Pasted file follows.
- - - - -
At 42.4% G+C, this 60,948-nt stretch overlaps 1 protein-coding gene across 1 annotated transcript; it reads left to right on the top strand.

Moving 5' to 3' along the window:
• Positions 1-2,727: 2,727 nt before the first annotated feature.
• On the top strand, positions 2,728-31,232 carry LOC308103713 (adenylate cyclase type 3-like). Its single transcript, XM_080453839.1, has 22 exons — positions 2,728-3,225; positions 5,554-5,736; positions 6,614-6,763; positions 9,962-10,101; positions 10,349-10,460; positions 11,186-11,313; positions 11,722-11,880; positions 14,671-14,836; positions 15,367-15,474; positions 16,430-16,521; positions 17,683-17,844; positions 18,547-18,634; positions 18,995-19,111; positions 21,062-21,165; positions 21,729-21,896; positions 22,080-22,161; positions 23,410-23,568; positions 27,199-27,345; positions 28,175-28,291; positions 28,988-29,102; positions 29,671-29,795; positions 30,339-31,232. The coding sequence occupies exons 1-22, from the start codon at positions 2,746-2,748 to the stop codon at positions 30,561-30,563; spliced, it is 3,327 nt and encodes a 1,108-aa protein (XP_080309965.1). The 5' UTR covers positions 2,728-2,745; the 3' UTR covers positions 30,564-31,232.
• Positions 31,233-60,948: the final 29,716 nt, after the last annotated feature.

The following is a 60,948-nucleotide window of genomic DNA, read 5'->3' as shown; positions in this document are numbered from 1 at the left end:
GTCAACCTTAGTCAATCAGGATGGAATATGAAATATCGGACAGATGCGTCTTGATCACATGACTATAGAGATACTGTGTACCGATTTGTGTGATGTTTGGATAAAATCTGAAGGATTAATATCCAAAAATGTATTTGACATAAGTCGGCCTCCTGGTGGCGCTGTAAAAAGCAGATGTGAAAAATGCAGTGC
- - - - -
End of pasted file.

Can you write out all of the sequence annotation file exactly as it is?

At 42.4% G+C, this 60,948-nt stretch overlaps 1 protein-coding gene across 1 annotated transcript; it reads left to right on the top strand.

Moving 5' to 3' along the window:
• Positions 1-2,727: 2,727 nt before the first annotated feature.
• On the top strand, positions 2,728-31,232 carry LOC308103713 (adenylate cyclase type 3-like). Its single transcript, XM_080453839.1, has 22 exons — positions 2,728-3,225; positions 5,554-5,736; positions 6,614-6,763; positions 9,962-10,101; positions 10,349-10,460; positions 11,186-11,313; positions 11,722-11,880; positions 14,671-14,836; positions 15,367-15,474; positions 16,430-16,521; positions 17,683-17,844; positions 18,547-18,634; positions 18,995-19,111; positions 21,062-21,165; positions 21,729-21,896; positions 22,080-22,161; positions 23,410-23,568; positions 27,199-27,345; positions 28,175-28,291; positions 28,988-29,102; positions 29,671-29,795; positions 30,339-31,232. The coding sequence occupies exons 1-22, from the start codon at positions 2,746-2,748 to the stop codon at positions 30,561-30,563; spliced, it is 3,327 nt and encodes a 1,108-aa protein (XP_080309965.1). The 5' UTR covers positions 2,728-2,745; the 3' UTR covers positions 30,564-31,232.
• Positions 31,233-60,948: the final 29,716 nt, after the last annotated feature.

The following is a 60,948-nucleotide window of genomic DNA, read 5'->3' as shown; positions in this document are numbered from 1 at the left end:
GTCAACCTTAGTCAATCAGGATGGAATATGAAATATCGGACAGATGCGTCTTGATCACATGACTATAGAGATACTGTGTACCGATTTGTGTGATGTTTGGATAAAATCTGAAGGATTAATATCCAAAAATGTATTTGACATAAGTCGGCCTCCTGGTGGCGCTGTAAAAAGCAGATGTGAAAAATGCAGTGC